If you’re feeling lucky after NASA’s UARS satellite fell safely from orbit into the middle of the Pacific–rather than into the middle of Portland–let’s hope your luck doesn’t run out. The German Aerospace Center says the retired ROSAT satellite’s orbit is rapidly decaying, and pieces of it could start falling from the sky as early as Friday and up until Monday. That should make for an exciting weekend.

The 2.69-ton ROSAT is roughly the size of a minivan, and though parts of it will burn up in the atmosphere upon reentry, experts think as many as 30 pieces will survive the plunge to Earth. There’s no telling where they might land, of course, and pretty much every bit of real estate between 53 degrees north and 53 degrees south is a candidate landing zone.

See our gallery of the space race’s greatest falls to Earth.

(List compiled by Jonathan’s Space Report.)

That landing will be rough. ROSAT rings the Earth once every 90 minutes. Its reentry speed will be some 17,400 miles per hour, though it will slow considerably as it enters the atmosphere. Moreover, it won’t land in any one place. When UARS returned to Earth last month, two dozen pieces are believed to have scattered across a 500-mile swath of ocean. If ROSAT were to come down upon a populated land area, the impact points would be many.

But remain calm. The odds of that happening are very slim. In fact, the likelihood of someone somewhere on Earth being struck by a piece of ROSAT has been roughly calculated to 1-in-2,000–slightly higher than the odds with UARS because there are more and larger pieces coming down this time. But spread those already-long odds among the billions of people living between 53 degrees north and 53 degrees south, and your personal odds of being struck down by space debris are more like 1-in-14 trillion.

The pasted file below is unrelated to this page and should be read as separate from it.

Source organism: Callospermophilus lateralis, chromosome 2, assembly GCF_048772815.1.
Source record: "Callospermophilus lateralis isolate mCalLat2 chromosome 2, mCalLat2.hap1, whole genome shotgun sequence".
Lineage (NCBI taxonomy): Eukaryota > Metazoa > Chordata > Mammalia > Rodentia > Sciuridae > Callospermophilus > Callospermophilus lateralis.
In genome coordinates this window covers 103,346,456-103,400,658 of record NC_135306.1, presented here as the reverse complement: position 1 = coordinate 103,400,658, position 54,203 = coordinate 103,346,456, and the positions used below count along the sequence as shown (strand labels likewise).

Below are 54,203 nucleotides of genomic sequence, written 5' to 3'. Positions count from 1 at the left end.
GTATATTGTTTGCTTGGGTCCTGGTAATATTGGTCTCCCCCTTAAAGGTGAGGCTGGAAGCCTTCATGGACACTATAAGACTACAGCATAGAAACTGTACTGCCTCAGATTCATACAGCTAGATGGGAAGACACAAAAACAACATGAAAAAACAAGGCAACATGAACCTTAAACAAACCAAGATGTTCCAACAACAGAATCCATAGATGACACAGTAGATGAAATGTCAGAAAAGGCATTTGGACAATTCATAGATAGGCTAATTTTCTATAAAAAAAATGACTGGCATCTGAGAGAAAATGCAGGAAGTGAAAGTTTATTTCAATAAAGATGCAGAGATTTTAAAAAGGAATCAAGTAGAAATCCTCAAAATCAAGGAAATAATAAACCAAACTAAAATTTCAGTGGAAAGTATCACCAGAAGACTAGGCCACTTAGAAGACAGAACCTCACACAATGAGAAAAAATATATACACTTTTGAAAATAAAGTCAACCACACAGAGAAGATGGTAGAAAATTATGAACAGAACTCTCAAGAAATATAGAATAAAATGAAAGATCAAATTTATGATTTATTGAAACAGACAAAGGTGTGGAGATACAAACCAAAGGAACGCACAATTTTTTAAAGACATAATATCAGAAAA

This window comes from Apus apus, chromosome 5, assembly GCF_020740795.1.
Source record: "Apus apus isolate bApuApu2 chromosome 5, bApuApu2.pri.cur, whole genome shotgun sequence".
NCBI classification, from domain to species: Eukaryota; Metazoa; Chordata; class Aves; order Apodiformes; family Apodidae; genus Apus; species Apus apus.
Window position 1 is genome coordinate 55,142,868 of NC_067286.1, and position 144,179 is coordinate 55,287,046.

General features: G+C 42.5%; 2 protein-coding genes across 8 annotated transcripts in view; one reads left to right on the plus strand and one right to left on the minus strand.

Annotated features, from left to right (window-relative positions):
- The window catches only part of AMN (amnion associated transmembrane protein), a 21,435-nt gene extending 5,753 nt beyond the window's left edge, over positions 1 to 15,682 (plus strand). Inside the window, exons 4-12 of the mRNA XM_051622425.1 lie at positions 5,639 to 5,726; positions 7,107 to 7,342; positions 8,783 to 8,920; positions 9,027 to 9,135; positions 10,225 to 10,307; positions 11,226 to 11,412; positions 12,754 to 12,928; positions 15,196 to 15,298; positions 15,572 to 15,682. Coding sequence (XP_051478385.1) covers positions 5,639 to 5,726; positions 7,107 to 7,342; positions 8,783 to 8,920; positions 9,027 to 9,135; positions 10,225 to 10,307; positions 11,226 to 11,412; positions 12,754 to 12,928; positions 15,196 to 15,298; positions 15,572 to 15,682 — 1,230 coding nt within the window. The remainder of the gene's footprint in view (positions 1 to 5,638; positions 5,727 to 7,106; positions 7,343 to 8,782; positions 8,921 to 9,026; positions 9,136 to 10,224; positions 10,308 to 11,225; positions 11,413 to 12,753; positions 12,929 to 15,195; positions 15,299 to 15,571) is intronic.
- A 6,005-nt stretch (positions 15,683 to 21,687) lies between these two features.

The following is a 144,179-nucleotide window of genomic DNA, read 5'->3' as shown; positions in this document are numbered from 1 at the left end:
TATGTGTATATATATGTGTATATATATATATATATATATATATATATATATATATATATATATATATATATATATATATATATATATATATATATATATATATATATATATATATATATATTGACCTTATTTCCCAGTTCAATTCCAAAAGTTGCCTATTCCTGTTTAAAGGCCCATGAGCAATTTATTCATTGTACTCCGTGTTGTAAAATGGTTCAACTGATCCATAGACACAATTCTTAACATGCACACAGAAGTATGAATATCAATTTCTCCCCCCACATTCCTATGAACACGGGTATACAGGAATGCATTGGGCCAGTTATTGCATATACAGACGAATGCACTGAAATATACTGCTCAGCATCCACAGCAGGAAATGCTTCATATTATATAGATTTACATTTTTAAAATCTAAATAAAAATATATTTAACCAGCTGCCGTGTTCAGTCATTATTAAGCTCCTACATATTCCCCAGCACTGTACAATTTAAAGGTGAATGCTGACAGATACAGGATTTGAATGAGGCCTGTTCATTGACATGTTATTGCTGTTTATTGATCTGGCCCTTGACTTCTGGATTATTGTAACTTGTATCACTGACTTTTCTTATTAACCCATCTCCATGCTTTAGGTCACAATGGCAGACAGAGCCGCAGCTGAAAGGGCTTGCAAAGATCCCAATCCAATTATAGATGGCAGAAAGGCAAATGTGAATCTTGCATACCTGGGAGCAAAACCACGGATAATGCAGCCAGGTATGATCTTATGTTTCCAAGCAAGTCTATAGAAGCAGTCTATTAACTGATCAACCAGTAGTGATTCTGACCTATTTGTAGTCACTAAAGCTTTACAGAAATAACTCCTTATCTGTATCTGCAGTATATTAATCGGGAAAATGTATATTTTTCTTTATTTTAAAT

Name: Skylab Reentry Date: July 11, 1979 Reentry Location: South Western Australia Size: 79 metric tons Type: Uncontrolled reentry The American space station’s reentry was celebrated by media in the United States, with two competing San Francisco newspapers even offering rewards for parts or damaged property.

Salyut 7

Name: Salyut 7/Kosmos 1686 Reentry Date: February 7, 1991 Reentry Location: Capitán Bermúdez, Argentina Size: 40 metric tons Type: Large, uncontrolled reentry The Soviet space station had been uninhabited for almost 5 years when it returned to Earth, along with the unmanned spacecraft Kosmos 1686, showering a small Argentinian town with debris.


Name: Mir Reentry Date: March 23, 2001 Reentry Location: South Pacific Ocean Size: 120 metric tons Type: Large, controlled destructive reentry Mir, despite efforts to save the 15-year-old Russian space station for commercial purposes, reentered the atmosphere over Fiji, and fragments fell into the South Pacific.

Saturn S-II-13

Name:Saturn S-II-13 (Saturn V Stage) Reentry Date: January 11, 1975 Reentry Location: Atlantic Size: 49 metric tons Type: Uncontrolled reentry The S-II was the second stage used on the massive Saturn V rocket, famous for launching Apollo astronauts to the moon. The S-II was used for the 13 launches of the Saturn V, including the 49 metric ton stage that reentered on January 11, 1975.

Cosmos 1402

Name: Cosmos 1402 (nuclear spy satellite) Reentry Date: January 23, 1983 Reentry Location: Indian Ocean Size: 4 metric tons Type: Uncontrolled reentry Satellite nuclear reactors were normally jettisoned to a safe “parking orbit” when the satellites reentered, but Cosmos 1402’s reactor remained attached until breaking up over the Indian Ocean. Here, an American orbital analyst monitors the satellites trajectory from NORAD.

Mars 96

Name:Mars 96 (Mars probe) Reentry Date: November 17, 1996 Reentry Location: Bolivia, Chile, Pacific Ocean Size: 7 metric tons Type: Uncontrolled reentry Mars 96 was a Russian satellite meant to send four probes to Mars, but failed and returned to Earth crashing into an unknown location in Bolivia, Chile, or the Pacific. No parts of the spacecraft, including its 200 grams of plutonium-238 fuel, have been found.

Space Shuttle Columbia

Name:Columbia (STS-107) Reentry Date: February 1, 2003 Reentry Location: Texas, Louisiana Size: 106 metric tons Type: Large, controlled, destructive reentry During the reentry of STS-107, damage to the shuttle’s left wing shielding during launch allowed hot gases to enter the wing structure of the shuttle, leading to the disintegration of the vehicle. All seven crew members were killed, and debris was scattered over northern Texas and eastern Louisiana.